The worker noted that the WCB Review Office decision referred to the worker's comment about walking 10,000 steps a day. She said:

I feel this one particular bit of information is cherry picking, and being blinded to all the other information stating I was unable to return.

She said that the reference to trying to walk 10,000 steps was "more of a hopeful prediction".

She advised that once the hardware was removed in late 2016 it was "as if everything had changed. It was a vice had been removed from my leg. And within a month I was back at work, and within a month of that I was full-time again."

The worker relied upon a May 30, 2018 report by the physiotherapist, who saw her over 37 times during the injury period. The physiotherapist provided a summary of the worker's condition from her first treatment on September 18, 2015 to April 8, 2017.

She also noted a March 18, 2016 report from her treating psychologist. She quoted the following passage from the letter:

in terms of continued involvement in a return-to-work program, although I still feel there are no psychological contradictions, it appears that the pain and functional limitations remain an issue, and unless she experiences some adequate pain relief, a return to work seems unlikely.

The worker also referred to affidavits that were submitted from a colleague, her mother-in-law, her spouse, a friend, and a former colleague.

In answer to a question about her duties on a return to work the worker commented:

It really wouldn't have mattered what they had given me, and what they would have done, it was the fact that I couldn't function, I couldn't think, I couldn't make any decisions based on the pain. … So the whole point is, is that physically I couldn't have done it, emotionally I couldn't have done it, and the pain was just not allowing me to concentrate, to do much other than to worry about not being in pain, and that's really is the way I feel it sums up.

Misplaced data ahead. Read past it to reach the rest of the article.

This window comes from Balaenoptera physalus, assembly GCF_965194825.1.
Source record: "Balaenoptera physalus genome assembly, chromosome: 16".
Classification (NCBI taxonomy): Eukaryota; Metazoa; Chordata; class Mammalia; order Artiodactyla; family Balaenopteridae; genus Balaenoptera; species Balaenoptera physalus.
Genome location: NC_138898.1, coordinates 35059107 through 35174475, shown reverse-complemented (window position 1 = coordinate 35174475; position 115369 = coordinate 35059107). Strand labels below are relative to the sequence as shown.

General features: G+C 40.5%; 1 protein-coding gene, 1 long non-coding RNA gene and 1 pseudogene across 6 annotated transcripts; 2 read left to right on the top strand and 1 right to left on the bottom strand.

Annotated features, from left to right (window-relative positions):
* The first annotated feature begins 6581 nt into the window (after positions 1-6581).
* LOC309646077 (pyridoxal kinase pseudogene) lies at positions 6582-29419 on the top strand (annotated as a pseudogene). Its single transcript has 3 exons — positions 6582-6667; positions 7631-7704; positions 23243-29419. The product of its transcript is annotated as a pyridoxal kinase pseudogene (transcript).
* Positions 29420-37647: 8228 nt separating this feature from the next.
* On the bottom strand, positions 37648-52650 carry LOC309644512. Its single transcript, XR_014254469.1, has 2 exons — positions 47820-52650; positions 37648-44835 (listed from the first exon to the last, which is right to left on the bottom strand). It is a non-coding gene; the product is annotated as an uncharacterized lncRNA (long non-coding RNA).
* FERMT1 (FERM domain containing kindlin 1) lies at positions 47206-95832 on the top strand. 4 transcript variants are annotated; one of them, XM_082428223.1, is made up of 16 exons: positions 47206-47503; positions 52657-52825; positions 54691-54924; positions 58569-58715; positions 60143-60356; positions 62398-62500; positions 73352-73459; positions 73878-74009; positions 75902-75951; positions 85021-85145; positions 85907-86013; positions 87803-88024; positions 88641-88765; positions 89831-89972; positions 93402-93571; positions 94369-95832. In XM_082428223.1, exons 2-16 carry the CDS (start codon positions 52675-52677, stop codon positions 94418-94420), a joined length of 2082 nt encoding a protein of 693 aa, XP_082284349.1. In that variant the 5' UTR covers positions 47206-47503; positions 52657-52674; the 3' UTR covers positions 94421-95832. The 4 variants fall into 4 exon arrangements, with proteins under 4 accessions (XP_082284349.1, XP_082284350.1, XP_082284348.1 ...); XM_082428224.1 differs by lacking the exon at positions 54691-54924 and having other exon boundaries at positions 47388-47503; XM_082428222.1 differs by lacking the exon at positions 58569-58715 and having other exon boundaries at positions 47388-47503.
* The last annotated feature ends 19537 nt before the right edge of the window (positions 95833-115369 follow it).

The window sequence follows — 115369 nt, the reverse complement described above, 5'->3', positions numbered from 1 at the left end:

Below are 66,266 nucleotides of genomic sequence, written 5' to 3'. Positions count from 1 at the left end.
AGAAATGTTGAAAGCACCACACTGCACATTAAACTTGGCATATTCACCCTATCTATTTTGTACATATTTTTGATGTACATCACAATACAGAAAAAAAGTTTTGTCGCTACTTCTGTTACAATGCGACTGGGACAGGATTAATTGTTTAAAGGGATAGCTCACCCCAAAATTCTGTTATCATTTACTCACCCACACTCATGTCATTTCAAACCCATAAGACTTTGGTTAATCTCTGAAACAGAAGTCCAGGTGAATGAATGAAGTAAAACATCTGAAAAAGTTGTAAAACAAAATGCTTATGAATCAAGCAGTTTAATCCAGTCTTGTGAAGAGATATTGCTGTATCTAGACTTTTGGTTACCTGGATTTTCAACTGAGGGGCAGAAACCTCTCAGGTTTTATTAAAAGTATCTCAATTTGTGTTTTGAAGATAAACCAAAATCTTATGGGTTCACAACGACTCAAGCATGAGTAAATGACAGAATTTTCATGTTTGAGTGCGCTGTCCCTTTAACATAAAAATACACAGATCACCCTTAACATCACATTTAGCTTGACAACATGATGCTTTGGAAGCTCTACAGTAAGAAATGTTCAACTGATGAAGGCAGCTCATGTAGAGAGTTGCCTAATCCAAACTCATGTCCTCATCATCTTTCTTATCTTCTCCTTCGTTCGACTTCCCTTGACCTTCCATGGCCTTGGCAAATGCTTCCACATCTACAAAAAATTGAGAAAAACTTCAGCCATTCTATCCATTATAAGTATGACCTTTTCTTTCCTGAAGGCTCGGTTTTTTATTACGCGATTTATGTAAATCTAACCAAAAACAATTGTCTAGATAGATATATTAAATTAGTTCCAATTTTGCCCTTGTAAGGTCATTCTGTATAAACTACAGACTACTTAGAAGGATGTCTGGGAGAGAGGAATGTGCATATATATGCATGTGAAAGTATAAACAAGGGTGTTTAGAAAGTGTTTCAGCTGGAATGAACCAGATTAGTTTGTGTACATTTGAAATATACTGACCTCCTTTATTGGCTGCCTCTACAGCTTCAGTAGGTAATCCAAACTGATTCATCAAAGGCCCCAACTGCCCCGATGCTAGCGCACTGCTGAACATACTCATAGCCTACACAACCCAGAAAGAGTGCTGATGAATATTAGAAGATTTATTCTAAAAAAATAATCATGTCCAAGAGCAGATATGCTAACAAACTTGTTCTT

In reply to a question about what her activities were the week after she discontinued the modified duties she confirmed that she was going to physiotherapy 2 or 3 times per week, and receiving massage treatments.

In reply to a question about what made her condition worse when the worker returned to work, she commented that:

I would say just the -- it wasn't making it worse, it was always bad. What increased it, I think, it made it even, just that little level was the stress that I had to put myself under just to get myself there, just to have to manage. Everything was a challenge, every single thing. Every movement was pain. Every step was a shot. So what was different, I couldn't have worked. I was barely managing getting myself around. I was completely dependent on my family and my spouse to manage and help me, just because of the amount of pain I was in.

There was nothing I could have done, no decisions I could made (sic) I feel that would have benefitted my department or my job in any way. I was just managing living like hour-to-hour, to day, to day, and the job was just not in the cards at that point.